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IGN:Razer Sabertooth Xbox 360 Controller Review


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Showing 1-19 of 19 posts in this discussion
Initial post: Jan 3, 2013 2:42:46 PM PST
Last edited by the author on Jan 3, 2013 2:43:16 PM PST
got mayo?™ says:
Might be a good wired PC controller if it ever reaches a decent price.
Even at 50% off may be tough one...

http://www.ign.com/articles/2013/01/03/razer-sabertooth-xbox-360-controller-review

Perfecting the Onza.

Last year, Razer set out to extend its renowned reputation for producing performance PC gaming peripherals and accessories to the console market with the release of the Onza - a programmable Xbox 360 controller aimed at pros and casual consumers alike. While it met and surpassed expectations in many regards, the Onza wasn't without its issues, drawing criticism for its cramped ergonomics and clunky mechanical thumbstick resistance system. But now, with its sophomore effort, the Sabertooth, Razer says it has taken fan and critic feedback and redesigned the Onza for improved usability, comfort, and personalization. Has Razer honed its craft and produced the best third-party controller to-date? Read on to find out.

Despite ditching the Onza namesake, the Sabertooth uses a near-identical chassis and aesthetic. Likewise, Razer has maintained most of the core features - mechanical action buttons, programmable secondary shoulder buttons, as well as an additional set of programmable controls on the bottom. Instead, Razer has focused on improving its button layout and ergonomics, like reshaping the D-pad to be more like a PlayStation controller, making the triggers more akin to Microsoft's design, and returning the start and select buttons to their rightful home near the dual analog sticks. The most remarkable and immediately recognizable changes, however, are the elimination of the mechanical resistance system, the new secondary two-way triggers on the bottom, and a new digital programming system enabled by an integrated OLED display.

That's right, Razer put an OLED display in an Xbox 360 controller.

Whereas the Onza required users to map controls to the programable buttons without visual aid, the OLED display clearly indicates what actions are assigned to which buttons and can be used to digitally adjust analog sensitivity. What's more, Razer has added support for two personalized profiles, allowing users to swap between control schemes on the fly. The mapping process is incredibly simple - just hit the programming mode button, tap whichever of the six programmable controls you'd like to customize, and then tap whatever button you'd like to map to it. Tweaking the sensitivity of the analog sticks follows a similar process and allows users to assign different sensitivity levels to each respective stick. In the case of first-person shooters, the Sabertooth is capable of making aiming adjustments more sensitive without impacting movement controls, or vice versa.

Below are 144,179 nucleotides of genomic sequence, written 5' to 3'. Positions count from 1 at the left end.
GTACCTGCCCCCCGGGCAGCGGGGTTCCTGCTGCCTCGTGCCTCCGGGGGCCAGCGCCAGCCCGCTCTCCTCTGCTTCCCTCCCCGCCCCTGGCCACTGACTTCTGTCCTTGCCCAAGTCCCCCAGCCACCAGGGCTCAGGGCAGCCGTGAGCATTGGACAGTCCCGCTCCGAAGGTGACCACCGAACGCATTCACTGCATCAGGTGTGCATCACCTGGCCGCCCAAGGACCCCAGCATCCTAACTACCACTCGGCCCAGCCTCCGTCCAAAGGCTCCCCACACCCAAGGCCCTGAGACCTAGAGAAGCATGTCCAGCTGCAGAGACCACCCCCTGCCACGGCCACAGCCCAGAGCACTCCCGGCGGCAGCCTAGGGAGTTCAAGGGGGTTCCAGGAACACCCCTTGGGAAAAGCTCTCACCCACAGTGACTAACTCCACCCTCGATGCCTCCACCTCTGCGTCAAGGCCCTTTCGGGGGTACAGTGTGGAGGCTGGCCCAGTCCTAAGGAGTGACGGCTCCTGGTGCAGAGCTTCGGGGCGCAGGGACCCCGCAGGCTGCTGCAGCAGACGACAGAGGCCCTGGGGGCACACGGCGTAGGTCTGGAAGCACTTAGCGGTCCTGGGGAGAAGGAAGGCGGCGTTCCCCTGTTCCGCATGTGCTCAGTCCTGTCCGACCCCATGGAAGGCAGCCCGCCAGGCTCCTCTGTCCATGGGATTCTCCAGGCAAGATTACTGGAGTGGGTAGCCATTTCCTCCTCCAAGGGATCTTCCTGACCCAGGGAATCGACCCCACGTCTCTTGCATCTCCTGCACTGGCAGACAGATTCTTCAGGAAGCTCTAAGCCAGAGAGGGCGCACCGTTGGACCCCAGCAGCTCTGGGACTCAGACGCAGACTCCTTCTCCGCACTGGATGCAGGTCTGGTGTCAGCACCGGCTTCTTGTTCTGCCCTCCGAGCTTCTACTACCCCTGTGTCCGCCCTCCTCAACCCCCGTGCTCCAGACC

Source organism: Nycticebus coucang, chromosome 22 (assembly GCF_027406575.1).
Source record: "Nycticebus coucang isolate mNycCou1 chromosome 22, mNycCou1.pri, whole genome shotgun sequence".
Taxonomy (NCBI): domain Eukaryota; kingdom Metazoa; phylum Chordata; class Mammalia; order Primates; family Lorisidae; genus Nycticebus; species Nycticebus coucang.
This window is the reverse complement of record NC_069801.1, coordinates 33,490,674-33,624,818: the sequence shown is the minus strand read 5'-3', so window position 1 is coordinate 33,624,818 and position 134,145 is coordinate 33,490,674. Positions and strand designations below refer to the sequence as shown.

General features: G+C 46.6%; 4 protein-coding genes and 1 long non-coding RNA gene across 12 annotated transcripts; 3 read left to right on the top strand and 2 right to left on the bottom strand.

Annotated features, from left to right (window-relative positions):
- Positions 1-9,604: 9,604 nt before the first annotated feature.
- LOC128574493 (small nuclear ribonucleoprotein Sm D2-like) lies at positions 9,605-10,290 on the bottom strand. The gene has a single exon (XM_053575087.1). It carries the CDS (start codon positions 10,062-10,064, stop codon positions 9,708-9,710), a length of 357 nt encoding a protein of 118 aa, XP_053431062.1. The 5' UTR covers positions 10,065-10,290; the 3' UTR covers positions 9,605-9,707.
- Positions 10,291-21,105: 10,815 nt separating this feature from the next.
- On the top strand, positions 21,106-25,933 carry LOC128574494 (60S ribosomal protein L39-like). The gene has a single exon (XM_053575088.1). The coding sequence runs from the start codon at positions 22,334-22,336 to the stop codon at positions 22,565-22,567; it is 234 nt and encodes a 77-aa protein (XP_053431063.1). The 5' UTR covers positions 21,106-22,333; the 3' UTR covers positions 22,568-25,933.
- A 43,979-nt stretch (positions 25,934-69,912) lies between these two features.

In addition to the two secondary shoulder buttons found on the Onza, Razer has added another two customizable controls with the inclusion of a pair of two-way rocker triggers, which replace the low-profile buttons previously found underneath the chassis. Both feature a semi-circle design, making them easily accessible to a player's middle or ring fingers and can have four unique commands mapped to them, bringing the total number of programmable buttons to six.

While conventional wisdom suggests more customization and personalization is better, one can't help but feel like the rocker triggers are a bit excessive. As a console product, mappable buttons can only be used to supplement an existing input method, not add new functionality. In other words, if you assign the B button to the rocker trigger, it only gives you another way of triggering the action associated with the B button. There are also only so many scenarios where a secondary input method is really useful, like re-mapping melee from the thumbstick to avoid negatively impacting your aim. What's more, the Sabertooth's alternate control schemes takes time to master and reap the benefits of, and those already proficient with the conventional controller design may struggle to adapt. Fortunately, it seems Razer recognized that some players might feel this way and made the rocker triggers to be removable by way of an included screwdriver.

The alternate shoulder buttons, however, are a marked improvement over the previous iteration, falling in closer reach to the triggers and bearing their own unique shape and size, offering improved tactile differentiation. The D-pad is also springy and responsive and without the sensitivity dials, the analog sticks are back to a more comfortable height. As was the case with the Onza, the Sabertooth's mechanical X, B, A, and Y action buttons have a distinctive click and work great for speedy taps. In my testing, however, I experienced some difficulty when the B button on my review unit would become stuck and subsequently fail to register depressions, though Razer representatives offered assurances that the problem was unique to my particular device.

As fans have come to expect from Razer, the Sabertooth and all of its bells and whistles come at a premium. At $79.99, the Sabertooth is cheaper than Mad Catz's MLG Pro Controller, but notably more expensive than the first-party solution. What's more, the Sabertooth is a wired solution, which could be a turn-off for more casual consumers who favor convenience over latency and performance. Still, considering the features, the exceptional performance, and other bundled-in value - like Razer's inclusion of a free carrying case - those seeking a competitive edge may consider it a worthy expense.

The Verdict

The Sabertooth is an exceptional Xbox 360 controller that provides precision and personalization, but with an MSRP of $79.99 is unlikely to appeal to consumers outside of a comparatively small demographic of competitive players.

Posted on Jan 3, 2013 2:44:05 PM PST
JJ4prez says:
80 bucks, yeah right.

Posted on Jan 3, 2013 2:47:32 PM PST